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I spend too much time on this one,and I just can't find a way to prove anything. Please, will someone help me?

Does $$ \sum _{n=2}^{\infty}\frac{1}{\ln\left(n!\right)}$$ converge?

P.S. Does anybody knows where can I find (online) these kind of tasks (I mean, with this kind of difficulty). Thank you (in advance). :)

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    $\begingroup$ Well, you don't want to start at n=1 I would assume $\endgroup$ – imranfat Aug 23 '16 at 21:07
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No, it does not.

It is standard to see that $\ln n! \sim_{n\to\infty} n\ln n$, so that the series with positive terms $\sum_n \frac{1}{\ln n!}$ and $\sum_n \frac{1}{n \ln n}$ have same nature by theorems of comparison.

But the latter diverges, as a Bertrand series.$^{(\dagger)}$


Theorem. (Bertrand series) The series $\sum_{n=2}^\infty \frac{1}{n^a(\ln n)^b}$ converges if, and only if, (i) $a>1$ or (ii) $a=1$ and $b>1$.

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  • $\begingroup$ Standard with or without Stirling ? $\endgroup$ – Gabriel Romon Aug 23 '16 at 21:10
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    $\begingroup$ Might want to reference Stirling's approximation . $\endgroup$ – Alexis Olson Aug 23 '16 at 21:10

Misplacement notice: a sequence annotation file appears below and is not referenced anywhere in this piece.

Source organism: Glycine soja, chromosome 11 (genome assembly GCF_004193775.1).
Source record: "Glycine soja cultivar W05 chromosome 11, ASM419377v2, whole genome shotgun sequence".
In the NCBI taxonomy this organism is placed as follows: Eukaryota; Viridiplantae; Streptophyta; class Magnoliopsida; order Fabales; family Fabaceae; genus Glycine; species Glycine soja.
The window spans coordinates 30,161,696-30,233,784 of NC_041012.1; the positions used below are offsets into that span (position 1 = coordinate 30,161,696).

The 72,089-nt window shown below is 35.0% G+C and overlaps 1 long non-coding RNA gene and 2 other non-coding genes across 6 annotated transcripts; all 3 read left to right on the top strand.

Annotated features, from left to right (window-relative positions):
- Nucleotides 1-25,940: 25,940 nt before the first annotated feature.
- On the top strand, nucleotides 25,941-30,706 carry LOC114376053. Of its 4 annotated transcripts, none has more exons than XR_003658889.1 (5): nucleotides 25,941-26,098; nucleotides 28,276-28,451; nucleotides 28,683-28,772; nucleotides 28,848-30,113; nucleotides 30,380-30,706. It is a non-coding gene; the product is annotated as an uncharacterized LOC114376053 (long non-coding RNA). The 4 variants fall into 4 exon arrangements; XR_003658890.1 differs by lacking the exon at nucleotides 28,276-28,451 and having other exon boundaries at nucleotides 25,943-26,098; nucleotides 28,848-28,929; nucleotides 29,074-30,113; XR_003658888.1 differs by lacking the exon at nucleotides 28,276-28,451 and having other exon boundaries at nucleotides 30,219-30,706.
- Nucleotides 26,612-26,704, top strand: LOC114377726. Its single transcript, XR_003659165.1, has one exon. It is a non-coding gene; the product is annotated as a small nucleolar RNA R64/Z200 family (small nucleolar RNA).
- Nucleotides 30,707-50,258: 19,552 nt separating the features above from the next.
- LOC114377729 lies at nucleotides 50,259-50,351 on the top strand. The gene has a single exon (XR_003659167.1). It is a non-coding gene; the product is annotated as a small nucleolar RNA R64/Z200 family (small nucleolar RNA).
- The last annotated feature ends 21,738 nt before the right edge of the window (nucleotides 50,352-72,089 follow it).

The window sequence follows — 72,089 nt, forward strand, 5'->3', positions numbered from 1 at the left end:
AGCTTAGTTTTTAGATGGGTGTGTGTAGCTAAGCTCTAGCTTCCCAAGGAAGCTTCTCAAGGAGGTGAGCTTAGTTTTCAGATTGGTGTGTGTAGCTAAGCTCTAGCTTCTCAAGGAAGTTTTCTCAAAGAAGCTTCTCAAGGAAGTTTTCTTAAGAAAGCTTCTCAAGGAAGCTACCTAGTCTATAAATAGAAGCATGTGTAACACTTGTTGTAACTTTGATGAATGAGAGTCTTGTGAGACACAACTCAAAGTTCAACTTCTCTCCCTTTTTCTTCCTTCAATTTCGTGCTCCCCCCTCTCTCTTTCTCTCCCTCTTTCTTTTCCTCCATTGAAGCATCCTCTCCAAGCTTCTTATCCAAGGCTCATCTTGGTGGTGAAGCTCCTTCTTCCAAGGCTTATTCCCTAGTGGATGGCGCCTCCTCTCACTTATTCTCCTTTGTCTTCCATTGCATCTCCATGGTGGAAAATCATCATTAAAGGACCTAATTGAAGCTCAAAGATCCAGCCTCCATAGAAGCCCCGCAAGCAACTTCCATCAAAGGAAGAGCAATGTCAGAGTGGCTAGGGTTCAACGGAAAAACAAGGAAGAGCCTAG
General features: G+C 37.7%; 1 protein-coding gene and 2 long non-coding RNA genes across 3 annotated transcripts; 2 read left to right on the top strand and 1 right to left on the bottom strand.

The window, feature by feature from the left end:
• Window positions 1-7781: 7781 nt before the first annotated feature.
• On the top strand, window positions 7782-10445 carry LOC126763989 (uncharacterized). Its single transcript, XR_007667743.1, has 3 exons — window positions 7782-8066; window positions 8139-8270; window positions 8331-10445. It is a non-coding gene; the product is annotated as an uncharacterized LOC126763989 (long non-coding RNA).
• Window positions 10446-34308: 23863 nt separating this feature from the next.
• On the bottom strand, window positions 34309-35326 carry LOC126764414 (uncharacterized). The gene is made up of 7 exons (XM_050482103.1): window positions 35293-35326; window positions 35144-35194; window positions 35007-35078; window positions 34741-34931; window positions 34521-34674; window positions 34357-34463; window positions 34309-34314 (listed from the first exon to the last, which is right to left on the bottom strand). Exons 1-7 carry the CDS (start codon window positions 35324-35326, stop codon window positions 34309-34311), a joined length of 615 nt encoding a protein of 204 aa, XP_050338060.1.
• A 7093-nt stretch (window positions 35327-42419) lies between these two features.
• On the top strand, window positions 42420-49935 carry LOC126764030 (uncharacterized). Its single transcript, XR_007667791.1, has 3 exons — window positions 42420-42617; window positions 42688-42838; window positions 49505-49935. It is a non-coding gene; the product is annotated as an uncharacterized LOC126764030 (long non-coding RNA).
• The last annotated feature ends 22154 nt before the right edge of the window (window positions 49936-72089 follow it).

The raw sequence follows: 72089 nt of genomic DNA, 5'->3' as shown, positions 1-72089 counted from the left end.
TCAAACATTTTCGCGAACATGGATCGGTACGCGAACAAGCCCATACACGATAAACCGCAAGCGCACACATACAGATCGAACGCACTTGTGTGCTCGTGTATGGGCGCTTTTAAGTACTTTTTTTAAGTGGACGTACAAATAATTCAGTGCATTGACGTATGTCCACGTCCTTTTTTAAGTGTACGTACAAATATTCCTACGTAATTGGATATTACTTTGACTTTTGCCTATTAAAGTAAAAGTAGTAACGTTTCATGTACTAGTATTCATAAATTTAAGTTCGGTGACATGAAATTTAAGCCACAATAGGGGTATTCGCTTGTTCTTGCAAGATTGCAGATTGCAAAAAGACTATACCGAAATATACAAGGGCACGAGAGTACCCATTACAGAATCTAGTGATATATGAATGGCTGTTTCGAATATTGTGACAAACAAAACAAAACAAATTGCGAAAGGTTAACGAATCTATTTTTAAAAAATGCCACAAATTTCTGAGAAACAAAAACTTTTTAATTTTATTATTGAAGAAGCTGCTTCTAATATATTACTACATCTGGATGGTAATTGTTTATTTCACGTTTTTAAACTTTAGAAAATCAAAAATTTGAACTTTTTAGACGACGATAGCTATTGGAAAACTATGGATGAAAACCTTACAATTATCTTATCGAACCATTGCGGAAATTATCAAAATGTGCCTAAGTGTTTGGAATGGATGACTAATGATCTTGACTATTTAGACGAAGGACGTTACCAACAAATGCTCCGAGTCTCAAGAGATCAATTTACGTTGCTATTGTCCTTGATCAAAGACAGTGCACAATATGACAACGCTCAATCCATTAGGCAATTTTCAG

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    $\begingroup$ @AlexisOlson See the link provided. No need for Stirling, actually. $\endgroup$ – Clement C. Aug 23 '16 at 21:12
  • $\begingroup$ @LeGrandDODOM without: Look at $(\sum_{k=1}^n \ln k)/(n\ln n)$ with Stolz-Cesaro. $\endgroup$ – zhw. Aug 23 '16 at 21:14
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    $\begingroup$ @zhw. The comments are not really the place for a debate on "what is simpler, and what does 'simple' mean in terms of a tradeoff between conciseness of the proof and level of the tools used in it." As for the question itself, all that is needed is that $\ln n! \leq n\ln n$, which is actually immediate since $\ln n! = \sum_{k=1}^n \ln k \leq \sum_{k=1}^n \ln n$. $\endgroup$ – Clement C. Aug 23 '16 at 21:28
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For all $n >1$, we have $n^n > n!$. Therefore, $\displaystyle \frac{1}{n^n} < \frac{1}{n!}$, and further $\displaystyle \frac{1}{\ln(n^n)} < \frac{1}{\ln(n!)}$ since $\ln(x)$ is an increasing function. By a property of logarithms, we have $\displaystyle \frac{1}{\ln(n^n)} = \frac{1}{n\ln(n)}$.

Since $\displaystyle \sum_{n=2}^\infty \frac{1}{n \ln(n)}$ can be shown to diverge with, e.g., the integral test, it follows that $\displaystyle \sum_{n=2}^\infty \frac{1}{\ln(n!)}$ diverges per the comparison test.

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